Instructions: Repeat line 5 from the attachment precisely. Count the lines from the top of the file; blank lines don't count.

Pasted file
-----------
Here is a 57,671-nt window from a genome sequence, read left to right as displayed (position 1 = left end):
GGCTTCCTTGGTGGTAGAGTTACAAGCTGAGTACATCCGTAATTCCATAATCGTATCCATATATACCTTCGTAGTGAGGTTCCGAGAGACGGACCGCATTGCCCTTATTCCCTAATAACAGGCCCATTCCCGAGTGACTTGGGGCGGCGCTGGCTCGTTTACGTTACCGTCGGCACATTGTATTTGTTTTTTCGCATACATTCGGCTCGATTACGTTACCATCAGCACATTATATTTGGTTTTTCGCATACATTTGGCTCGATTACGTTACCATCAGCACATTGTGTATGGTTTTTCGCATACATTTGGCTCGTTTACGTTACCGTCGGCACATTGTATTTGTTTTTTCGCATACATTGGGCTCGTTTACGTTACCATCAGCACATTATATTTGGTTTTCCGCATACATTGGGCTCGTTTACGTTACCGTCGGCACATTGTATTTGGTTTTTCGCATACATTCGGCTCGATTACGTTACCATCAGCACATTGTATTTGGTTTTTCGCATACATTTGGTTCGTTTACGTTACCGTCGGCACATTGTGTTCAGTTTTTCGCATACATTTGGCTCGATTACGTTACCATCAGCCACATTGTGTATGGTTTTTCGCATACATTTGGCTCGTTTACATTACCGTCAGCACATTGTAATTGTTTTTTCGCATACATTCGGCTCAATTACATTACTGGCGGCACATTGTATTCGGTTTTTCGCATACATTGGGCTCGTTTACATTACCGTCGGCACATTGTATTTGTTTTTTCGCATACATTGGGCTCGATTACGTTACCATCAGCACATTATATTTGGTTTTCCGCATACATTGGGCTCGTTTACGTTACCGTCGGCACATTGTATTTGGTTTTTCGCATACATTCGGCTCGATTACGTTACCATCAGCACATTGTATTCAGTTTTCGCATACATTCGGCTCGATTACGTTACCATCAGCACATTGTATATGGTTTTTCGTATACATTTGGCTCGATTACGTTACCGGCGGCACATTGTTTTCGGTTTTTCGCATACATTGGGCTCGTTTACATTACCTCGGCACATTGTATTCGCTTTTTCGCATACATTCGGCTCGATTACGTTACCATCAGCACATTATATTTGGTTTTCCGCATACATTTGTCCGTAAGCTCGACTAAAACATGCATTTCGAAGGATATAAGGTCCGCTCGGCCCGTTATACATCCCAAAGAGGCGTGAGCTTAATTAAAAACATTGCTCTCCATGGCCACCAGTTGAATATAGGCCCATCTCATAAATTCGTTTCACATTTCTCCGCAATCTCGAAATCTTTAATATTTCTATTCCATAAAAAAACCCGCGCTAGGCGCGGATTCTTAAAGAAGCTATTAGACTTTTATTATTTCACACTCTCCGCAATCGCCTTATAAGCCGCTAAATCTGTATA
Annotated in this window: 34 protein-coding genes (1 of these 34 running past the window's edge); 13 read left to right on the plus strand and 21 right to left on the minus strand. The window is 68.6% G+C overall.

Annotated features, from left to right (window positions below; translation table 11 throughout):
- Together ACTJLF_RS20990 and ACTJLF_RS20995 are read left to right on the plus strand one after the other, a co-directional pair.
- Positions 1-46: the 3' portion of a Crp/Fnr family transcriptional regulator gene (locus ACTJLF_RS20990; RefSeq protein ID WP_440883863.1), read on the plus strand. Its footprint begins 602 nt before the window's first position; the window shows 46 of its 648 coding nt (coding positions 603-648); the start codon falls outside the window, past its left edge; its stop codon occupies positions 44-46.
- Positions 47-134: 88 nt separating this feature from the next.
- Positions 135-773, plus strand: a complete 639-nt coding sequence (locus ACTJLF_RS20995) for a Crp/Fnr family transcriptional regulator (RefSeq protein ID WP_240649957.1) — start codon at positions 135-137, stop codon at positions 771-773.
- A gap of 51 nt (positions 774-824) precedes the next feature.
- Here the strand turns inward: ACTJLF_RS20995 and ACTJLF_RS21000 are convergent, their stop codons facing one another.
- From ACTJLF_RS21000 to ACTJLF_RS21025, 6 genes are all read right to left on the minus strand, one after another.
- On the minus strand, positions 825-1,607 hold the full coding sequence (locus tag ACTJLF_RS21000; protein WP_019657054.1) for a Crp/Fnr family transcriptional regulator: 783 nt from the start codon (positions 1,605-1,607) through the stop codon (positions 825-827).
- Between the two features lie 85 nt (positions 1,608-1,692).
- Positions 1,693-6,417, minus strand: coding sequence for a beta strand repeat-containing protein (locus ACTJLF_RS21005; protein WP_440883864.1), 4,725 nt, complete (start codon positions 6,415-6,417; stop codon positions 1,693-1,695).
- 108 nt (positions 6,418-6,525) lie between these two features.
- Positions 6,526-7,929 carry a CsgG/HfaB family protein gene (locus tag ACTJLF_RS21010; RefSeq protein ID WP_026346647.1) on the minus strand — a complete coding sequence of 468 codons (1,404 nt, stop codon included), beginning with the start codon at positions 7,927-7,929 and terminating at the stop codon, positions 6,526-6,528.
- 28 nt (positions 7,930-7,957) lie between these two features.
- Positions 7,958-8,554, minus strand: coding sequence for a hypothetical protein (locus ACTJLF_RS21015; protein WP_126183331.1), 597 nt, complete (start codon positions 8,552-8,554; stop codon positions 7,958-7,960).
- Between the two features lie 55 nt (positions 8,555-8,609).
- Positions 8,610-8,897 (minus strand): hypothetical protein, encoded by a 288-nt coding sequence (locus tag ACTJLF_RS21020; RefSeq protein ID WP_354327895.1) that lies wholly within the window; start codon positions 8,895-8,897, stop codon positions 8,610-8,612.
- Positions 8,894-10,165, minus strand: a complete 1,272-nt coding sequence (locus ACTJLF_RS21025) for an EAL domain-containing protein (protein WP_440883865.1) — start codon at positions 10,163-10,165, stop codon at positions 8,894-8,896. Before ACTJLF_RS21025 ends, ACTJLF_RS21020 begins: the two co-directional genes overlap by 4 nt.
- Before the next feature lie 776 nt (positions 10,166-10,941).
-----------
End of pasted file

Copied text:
- Together ACTJLF_RS20990 and ACTJLF_RS20995 are read left to right on the plus strand one after the other, a co-directional pair.